This legislation is "desperately in need of both clarification and change", Divorce Aid member and International Family Law Group managing partner Ann Thomas said.
Currently, there is "too great a bias" towards the wishes of the primary residential parent, she explained.
This decision must be "about the child" and the primary concerns should not be towards fathers and mothers, regardless of whether someone might have "better work opportunities" in another nation or if they can "join a lover or new spouse".
The parent they live with is only a small part of a young person's life, with issues such as religion, food, friends, allegiances, social activities, schooling, climate, sport, language and the home environment some of the multitude of aspects that can be affected during a divorce and repatriation.
In cases where a foreign national moves to another country and has a child with a wife or cohabiting partner, "particular sympathies" exist if the relationship breaks down and the individual discovers they are isolated, Ms Thomas claimed.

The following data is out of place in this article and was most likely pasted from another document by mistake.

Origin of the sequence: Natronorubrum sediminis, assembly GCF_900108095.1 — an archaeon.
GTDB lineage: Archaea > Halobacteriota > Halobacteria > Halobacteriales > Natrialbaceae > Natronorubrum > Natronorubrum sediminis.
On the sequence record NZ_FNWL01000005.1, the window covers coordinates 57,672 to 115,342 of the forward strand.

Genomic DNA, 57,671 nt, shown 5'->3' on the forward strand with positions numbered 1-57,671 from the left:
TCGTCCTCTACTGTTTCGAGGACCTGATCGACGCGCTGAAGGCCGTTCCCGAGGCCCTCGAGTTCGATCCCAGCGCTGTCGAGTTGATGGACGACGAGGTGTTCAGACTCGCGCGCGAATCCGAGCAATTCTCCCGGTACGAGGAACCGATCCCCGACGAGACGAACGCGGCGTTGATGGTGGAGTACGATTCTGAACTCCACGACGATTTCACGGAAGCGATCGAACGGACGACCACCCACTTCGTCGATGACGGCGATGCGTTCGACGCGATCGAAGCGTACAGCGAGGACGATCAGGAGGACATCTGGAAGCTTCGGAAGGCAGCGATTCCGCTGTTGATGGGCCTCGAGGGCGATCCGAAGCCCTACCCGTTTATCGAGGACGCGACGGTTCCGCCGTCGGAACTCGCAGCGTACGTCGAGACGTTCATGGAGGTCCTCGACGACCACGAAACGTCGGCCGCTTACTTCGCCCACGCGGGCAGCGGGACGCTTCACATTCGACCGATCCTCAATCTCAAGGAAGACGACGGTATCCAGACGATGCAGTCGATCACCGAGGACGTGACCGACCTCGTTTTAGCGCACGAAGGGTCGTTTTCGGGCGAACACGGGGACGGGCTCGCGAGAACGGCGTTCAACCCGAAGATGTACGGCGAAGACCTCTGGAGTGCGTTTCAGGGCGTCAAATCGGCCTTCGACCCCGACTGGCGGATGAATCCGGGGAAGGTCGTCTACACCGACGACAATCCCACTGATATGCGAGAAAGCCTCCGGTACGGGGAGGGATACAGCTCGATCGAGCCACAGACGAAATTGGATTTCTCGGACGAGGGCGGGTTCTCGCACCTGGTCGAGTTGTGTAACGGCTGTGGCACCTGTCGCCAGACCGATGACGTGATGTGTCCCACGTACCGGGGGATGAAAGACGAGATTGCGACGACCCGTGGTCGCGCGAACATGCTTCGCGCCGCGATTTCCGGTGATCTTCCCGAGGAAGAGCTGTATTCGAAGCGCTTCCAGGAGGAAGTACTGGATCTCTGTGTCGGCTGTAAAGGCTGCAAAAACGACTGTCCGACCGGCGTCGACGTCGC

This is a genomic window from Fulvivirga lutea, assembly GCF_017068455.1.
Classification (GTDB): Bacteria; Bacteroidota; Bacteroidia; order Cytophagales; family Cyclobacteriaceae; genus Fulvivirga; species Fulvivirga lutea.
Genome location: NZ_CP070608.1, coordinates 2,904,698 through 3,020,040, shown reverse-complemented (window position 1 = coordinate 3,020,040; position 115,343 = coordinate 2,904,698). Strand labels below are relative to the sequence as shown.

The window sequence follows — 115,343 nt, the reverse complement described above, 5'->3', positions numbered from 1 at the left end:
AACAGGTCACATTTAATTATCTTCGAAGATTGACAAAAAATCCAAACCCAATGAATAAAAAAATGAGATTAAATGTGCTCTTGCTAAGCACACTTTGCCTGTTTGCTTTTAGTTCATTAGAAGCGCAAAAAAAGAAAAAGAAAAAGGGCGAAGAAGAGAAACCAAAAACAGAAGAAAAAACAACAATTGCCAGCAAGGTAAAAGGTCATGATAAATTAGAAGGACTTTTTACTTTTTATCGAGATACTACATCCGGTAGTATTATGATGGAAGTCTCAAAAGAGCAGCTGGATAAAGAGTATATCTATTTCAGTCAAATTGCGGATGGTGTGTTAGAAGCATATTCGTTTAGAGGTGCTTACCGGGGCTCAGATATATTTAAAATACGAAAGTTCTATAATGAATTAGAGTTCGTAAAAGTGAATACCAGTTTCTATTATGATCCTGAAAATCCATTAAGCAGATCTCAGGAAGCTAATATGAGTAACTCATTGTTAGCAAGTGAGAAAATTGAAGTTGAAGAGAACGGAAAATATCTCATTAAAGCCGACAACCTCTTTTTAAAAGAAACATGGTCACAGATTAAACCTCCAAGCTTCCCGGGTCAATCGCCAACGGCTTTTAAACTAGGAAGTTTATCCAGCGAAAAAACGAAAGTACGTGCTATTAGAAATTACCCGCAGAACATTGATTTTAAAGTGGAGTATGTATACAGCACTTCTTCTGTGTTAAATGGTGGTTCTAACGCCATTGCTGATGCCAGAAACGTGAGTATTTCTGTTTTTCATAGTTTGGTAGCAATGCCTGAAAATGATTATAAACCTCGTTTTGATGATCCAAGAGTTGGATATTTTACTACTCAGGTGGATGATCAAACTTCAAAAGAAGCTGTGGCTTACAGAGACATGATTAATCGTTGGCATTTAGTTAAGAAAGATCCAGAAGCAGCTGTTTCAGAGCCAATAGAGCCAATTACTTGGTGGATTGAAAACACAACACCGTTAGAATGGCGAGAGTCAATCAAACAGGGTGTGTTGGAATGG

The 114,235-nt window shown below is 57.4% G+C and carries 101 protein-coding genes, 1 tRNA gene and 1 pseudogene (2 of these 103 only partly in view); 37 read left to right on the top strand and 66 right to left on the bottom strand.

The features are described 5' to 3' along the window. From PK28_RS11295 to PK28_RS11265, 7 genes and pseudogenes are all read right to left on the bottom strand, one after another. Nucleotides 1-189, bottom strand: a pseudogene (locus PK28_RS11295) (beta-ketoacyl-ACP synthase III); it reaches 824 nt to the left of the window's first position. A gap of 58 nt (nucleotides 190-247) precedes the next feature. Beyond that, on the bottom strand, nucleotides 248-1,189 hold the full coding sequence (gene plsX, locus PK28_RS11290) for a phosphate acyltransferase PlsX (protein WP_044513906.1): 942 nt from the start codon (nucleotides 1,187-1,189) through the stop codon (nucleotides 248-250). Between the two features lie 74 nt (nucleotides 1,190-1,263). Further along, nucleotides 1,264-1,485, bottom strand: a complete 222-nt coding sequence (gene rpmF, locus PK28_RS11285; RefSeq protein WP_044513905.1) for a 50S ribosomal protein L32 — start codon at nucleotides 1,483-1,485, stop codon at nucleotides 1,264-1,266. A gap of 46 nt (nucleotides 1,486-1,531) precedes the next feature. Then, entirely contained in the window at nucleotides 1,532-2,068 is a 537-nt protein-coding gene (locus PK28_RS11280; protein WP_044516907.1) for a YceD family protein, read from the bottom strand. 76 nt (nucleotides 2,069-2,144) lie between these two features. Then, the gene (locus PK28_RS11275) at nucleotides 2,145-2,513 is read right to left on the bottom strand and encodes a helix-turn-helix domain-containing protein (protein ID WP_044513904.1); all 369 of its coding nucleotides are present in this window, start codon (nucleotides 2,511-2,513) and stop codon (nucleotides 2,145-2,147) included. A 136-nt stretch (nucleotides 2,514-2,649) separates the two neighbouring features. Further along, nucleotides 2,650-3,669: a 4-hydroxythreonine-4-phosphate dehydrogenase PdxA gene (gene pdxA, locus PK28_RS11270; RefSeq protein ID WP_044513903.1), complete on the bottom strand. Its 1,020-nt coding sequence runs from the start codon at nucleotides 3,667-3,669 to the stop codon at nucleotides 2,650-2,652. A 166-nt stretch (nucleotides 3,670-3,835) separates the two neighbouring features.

Focusing on "the living arrangements with either the mother or the father" is one of the most common errors the law makes, with it often ignoring where the child has established their identity.
This "must be taken more actively into account", she continued.
Furthermore, it is still uncertain in many cases as to whether or not the court will permit relocation, the expert added.
A burden of proof supporting claims that a youngster would be happier when taken away from their home environment ought to be provided by the parent that wishes to move them, rather than this guardian being given the benefit of the law, she asserted.
The British government also notes that many foreign countries do not have state funded education or English-speaking schools, but claims that "children generally make friends and adapt" quite quickly when settling down overseas.